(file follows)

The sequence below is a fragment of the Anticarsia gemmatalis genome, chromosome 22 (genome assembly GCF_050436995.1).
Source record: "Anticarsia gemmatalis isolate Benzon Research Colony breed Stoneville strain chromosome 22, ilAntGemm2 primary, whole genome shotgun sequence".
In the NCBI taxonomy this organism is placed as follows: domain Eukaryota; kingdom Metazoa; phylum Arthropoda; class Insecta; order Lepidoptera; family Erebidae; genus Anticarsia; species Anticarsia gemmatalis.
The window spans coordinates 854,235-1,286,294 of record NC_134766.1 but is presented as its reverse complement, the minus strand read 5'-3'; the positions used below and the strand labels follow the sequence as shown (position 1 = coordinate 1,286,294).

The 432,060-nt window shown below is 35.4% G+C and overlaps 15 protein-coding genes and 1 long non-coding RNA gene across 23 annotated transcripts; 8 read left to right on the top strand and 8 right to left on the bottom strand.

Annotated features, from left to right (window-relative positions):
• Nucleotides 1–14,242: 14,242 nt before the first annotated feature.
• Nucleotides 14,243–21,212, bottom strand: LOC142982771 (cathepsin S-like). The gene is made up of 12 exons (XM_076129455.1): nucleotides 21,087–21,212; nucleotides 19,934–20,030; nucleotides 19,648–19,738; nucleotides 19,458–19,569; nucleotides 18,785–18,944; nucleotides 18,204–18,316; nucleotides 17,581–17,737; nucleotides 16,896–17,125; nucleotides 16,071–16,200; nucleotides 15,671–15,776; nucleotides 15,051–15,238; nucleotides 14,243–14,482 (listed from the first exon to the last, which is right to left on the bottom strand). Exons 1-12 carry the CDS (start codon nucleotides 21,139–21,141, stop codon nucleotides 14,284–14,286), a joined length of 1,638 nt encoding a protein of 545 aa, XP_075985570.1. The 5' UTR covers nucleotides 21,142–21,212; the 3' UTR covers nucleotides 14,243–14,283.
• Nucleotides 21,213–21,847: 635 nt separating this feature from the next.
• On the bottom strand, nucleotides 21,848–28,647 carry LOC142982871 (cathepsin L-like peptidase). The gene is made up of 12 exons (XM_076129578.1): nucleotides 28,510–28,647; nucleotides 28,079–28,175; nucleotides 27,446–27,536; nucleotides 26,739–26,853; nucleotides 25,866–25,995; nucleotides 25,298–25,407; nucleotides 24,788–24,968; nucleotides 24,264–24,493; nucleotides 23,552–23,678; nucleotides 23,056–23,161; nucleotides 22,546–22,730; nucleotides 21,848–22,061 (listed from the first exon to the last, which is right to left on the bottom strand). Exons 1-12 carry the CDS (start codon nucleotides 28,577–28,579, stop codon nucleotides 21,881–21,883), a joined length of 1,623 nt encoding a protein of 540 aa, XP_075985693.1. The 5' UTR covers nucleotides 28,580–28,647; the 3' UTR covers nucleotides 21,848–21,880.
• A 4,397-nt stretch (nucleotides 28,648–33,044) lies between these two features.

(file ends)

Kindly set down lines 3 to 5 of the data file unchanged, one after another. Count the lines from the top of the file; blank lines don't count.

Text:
In the NCBI taxonomy this organism is placed as follows: domain Eukaryota; kingdom Metazoa; phylum Arthropoda; class Insecta; order Lepidoptera; family Erebidae; genus Anticarsia; species Anticarsia gemmatalis.
The window spans coordinates 854,235-1,286,294 of record NC_134766.1 but is presented as its reverse complement, the minus strand read 5'-3'; the positions used below and the strand labels follow the sequence as shown (position 1 = coordinate 1,286,294).

The 432,060-nt window shown below is 35.4% G+C and overlaps 15 protein-coding genes and 1 long non-coding RNA gene across 23 annotated transcripts; 8 read left to right on the top strand and 8 right to left on the bottom strand.